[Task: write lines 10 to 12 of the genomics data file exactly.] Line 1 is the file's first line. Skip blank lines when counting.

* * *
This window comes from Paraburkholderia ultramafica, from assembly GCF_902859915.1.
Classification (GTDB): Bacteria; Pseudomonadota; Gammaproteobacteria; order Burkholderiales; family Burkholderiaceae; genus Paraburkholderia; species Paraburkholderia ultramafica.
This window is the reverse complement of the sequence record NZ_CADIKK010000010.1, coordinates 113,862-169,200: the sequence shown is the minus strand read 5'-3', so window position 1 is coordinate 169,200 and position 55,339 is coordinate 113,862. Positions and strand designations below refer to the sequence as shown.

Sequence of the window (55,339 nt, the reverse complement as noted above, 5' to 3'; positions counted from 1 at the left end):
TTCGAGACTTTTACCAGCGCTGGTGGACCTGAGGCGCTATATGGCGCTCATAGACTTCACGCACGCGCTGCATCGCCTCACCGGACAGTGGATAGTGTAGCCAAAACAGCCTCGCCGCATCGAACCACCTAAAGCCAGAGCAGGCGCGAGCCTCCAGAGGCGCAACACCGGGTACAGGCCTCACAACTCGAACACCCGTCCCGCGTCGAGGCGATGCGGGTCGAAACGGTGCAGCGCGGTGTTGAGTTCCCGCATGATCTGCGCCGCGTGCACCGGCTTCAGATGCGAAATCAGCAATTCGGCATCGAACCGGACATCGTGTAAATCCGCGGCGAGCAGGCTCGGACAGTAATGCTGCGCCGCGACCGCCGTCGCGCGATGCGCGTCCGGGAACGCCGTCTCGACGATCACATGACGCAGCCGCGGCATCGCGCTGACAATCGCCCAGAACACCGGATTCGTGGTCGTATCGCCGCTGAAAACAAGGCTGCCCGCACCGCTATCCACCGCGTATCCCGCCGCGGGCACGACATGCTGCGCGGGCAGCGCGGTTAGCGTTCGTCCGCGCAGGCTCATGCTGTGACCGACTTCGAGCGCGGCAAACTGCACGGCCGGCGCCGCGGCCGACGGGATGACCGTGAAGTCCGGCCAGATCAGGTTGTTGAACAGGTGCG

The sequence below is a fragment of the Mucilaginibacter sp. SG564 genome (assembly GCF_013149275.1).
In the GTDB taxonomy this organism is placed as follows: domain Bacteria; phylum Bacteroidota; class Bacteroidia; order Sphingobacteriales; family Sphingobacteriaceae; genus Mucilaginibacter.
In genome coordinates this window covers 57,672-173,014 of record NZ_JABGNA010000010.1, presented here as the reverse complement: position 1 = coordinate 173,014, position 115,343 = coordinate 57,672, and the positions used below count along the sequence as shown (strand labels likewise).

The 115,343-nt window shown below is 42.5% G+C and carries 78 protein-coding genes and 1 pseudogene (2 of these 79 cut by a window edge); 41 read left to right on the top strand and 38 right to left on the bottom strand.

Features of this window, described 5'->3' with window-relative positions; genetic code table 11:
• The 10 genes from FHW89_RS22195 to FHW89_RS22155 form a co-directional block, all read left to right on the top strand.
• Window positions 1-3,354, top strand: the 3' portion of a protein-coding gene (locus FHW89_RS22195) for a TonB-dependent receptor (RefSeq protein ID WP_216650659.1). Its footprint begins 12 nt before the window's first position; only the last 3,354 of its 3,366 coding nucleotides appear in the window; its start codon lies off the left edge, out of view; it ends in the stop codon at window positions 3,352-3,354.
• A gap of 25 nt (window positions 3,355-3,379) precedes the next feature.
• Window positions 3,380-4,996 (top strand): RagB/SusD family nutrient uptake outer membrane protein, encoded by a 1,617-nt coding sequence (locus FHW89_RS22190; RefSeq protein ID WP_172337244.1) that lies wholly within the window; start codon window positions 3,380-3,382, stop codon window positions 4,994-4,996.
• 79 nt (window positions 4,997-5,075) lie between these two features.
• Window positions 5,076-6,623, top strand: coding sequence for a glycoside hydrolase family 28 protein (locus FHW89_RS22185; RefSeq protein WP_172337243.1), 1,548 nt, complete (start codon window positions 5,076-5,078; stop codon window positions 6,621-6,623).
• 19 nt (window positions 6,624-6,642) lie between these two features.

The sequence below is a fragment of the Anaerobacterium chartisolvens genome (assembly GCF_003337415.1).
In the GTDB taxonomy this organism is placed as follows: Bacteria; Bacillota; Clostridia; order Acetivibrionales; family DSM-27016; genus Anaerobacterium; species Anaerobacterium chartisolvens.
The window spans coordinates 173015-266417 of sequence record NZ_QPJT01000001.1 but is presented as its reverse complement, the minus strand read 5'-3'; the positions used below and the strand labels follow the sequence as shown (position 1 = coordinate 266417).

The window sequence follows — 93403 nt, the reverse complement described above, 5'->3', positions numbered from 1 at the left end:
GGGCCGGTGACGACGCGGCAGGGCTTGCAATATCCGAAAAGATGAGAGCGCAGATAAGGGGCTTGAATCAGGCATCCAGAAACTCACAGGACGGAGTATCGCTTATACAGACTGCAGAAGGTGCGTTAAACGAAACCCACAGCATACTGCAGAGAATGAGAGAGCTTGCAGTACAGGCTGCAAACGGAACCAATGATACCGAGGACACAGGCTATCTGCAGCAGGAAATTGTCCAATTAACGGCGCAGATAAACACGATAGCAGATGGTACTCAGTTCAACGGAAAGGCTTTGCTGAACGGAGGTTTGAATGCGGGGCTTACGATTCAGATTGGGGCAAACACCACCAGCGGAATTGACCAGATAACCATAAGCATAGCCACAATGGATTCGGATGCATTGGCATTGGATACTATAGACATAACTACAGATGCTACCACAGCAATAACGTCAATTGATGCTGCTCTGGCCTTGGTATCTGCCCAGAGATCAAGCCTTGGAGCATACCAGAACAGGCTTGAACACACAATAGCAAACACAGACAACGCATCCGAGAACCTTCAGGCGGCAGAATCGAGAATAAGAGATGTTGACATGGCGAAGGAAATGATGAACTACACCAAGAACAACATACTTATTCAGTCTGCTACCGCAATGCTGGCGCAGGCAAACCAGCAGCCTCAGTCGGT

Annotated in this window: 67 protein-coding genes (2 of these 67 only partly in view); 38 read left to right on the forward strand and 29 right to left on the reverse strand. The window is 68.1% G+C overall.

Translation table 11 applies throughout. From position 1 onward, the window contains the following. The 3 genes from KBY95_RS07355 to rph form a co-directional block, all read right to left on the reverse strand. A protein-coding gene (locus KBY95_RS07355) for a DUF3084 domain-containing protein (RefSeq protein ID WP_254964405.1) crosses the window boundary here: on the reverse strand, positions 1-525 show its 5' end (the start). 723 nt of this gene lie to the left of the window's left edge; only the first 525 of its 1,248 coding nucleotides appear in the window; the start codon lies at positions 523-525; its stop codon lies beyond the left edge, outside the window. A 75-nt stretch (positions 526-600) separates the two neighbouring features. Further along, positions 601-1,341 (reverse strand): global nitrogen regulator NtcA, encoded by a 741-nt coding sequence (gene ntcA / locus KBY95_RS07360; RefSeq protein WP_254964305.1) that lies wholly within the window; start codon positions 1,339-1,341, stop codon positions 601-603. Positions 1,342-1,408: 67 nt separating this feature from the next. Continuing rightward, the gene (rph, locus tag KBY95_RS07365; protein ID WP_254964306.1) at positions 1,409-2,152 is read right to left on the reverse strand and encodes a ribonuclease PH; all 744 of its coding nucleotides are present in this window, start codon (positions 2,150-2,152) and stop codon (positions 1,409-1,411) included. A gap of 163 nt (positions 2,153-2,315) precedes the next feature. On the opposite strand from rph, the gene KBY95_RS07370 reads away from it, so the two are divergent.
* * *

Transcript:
Features of this window, described 5'->3' with window-relative positions; genetic code table 11:
• The 10 genes from FHW89_RS22195 to FHW89_RS22155 form a co-directional block, all read left to right on the top strand.
• Window positions 1-3,354, top strand: the 3' portion of a protein-coding gene (locus FHW89_RS22195) for a TonB-dependent receptor (RefSeq protein ID WP_216650659.1). Its footprint begins 12 nt before the window's first position; only the last 3,354 of its 3,366 coding nucleotides appear in the window; its start codon lies off the left edge, out of view; it ends in the stop codon at window positions 3,352-3,354.